PORTLAND — One Longfellow Square has announced its events for January, starting with LOLS: An Evening of Local Comedy featuring Yael Gavish, Matt Kona and more at 8 p.m. Friday, Jan. 3. It will be an evening of laughs with local comics, hosted by Jim and Nikki Martin, with Yael Gavish, Matt Kona, Aly York, Mo Awale and Nick Gordon. Tickets are $10 in advance, $12 the day of the show. Doors open at 7 p.m.

Blues legend James Montgomery will appear at 8 p.m. Friday, Jan. 10. Tickets are $30 in advance; $35 day of the how. Doors open at 7 p.m. When Montgomery plays the harmonica, he “brings it on home.” Whether it’s recording with Kid Rock, sitting in with Gregg Allman or fronting his hot band of 30 years, Montgomery plays with authority. While growing up in Detroit he learned first-hand from the masters, James Cotton, John Lee Hooker and Jr. Wells, at the legendary “Chessmate.” Over the years, he’s carried on in the tradition and continues to be a vital presence in blues as one of the most dynamic performers on the scene.

The Wolff Sisters/Chris Ross and the North will take the stage at 8 p.m. Saturday, Jan. 11. Gritty and raw folk-rock outfit, The Wolff Sisters first broke into the Boston music scene as an acoustic trio. With haunting harmonies and songs reminiscent of washed-up wanderers on New England’s salty coasts, Rebecca, Rachael and Kat stole Boston’s heart (yes, they’re really sisters). Born to a poet and a musician, they grew up on the heavy realism of Dylan and Springsteen blended with the loose and loud Rolling Stones. Ross spent the better part of a decade tucked away on the coast of Maine developing his voice as a writer. Inside the arsenal of tracks he’s penned, one finds dangerous, hard-hitting reflections; stories of love, life and longing, appealing because they’re so real. Tinted with an appetite for self-destruction, his writing style is smooth and eloquent while remaining sincere to genuine grit of experience. Tickets are $10 in advance and $12, day of the show. Doors open at 7 p.m.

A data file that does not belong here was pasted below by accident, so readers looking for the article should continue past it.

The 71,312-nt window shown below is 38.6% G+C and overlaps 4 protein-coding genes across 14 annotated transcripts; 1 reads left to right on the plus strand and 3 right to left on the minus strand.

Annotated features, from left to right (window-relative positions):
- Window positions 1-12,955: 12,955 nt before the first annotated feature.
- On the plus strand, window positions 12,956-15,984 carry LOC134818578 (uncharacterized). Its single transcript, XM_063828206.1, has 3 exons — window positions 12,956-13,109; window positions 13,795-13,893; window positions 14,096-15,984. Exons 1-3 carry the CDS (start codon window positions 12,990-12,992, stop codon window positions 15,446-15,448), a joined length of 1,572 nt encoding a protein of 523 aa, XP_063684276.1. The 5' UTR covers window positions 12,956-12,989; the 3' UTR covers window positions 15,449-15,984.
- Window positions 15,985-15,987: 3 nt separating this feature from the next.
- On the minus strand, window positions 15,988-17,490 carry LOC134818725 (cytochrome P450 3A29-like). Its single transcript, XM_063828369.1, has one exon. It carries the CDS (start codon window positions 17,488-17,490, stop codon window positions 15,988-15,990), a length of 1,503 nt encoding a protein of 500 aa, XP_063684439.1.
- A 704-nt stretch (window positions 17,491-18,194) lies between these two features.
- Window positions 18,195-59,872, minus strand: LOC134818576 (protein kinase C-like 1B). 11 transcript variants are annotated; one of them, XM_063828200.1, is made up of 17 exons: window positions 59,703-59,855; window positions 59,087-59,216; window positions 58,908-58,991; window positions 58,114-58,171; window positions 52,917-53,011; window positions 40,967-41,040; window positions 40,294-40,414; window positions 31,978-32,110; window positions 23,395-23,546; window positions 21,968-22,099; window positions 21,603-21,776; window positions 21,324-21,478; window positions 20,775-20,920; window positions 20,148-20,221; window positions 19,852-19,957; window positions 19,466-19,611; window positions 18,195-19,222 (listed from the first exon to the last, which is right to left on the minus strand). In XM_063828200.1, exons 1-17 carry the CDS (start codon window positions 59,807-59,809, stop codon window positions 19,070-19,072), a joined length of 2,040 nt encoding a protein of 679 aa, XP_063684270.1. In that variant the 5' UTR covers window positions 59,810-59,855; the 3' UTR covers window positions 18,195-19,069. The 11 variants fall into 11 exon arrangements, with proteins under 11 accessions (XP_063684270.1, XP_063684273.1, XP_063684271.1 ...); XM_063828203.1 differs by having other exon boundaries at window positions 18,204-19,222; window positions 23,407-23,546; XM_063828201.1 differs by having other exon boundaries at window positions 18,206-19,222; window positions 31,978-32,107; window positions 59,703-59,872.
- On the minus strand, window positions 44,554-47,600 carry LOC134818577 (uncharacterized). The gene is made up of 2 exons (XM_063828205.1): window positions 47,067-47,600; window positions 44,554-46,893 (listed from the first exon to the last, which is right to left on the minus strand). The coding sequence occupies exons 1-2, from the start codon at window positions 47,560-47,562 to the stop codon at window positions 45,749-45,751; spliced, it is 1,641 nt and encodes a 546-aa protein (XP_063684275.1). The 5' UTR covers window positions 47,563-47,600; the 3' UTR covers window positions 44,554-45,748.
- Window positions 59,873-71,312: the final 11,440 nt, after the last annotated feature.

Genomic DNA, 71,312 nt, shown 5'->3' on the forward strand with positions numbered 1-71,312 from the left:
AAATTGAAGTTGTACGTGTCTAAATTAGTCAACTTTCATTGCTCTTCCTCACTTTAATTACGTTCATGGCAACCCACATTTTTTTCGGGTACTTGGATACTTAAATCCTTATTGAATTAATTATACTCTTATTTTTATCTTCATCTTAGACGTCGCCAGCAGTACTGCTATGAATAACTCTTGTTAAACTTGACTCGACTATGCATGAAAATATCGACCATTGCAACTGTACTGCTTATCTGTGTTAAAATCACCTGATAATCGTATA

Singer/songwriter Steve Forbert will make an appearance at 8 p.m. Friday, Jan. 17. “Big City Cat – My Life in Folk-Rock,” Forbert’s exceptional new memoir co-written with Therese Boyd, allows him ample opportunity to candidly reflect on those specific circumstances that first brought him to the public eye. The book is accompanied by its own soundtrack as well, an A+ new album titled “The Magic Tree,” that offers a series of songs gleaned from previously recorded acoustic demos, overdubbed with new backing tracks and fleshed out as a series of songs that ring with the verve and vitality that Forbert’s fans have always come to expect. Tickets are $20 in advance; $25, day of the show. Doors open at 7 p.m.

Lucy Wainwright Roche will take the stage at 8 p.m. Saturday, Jan. 18. Those familiar with Wainwright Roche are aware of her bell tone voice, her unshakable melodies and her knack for wise, wry lyrics that clench the heart. It’s no surprise that Wainwright Roche is the daughter of Suzzy Roche (The Roches) and Loudon Wainwright III, half sibling to Rufus and Martha Wainwright. She grew up steeped in music. Tickets are $18 in advance; $23, day of the show. Doors open at 7 p.m.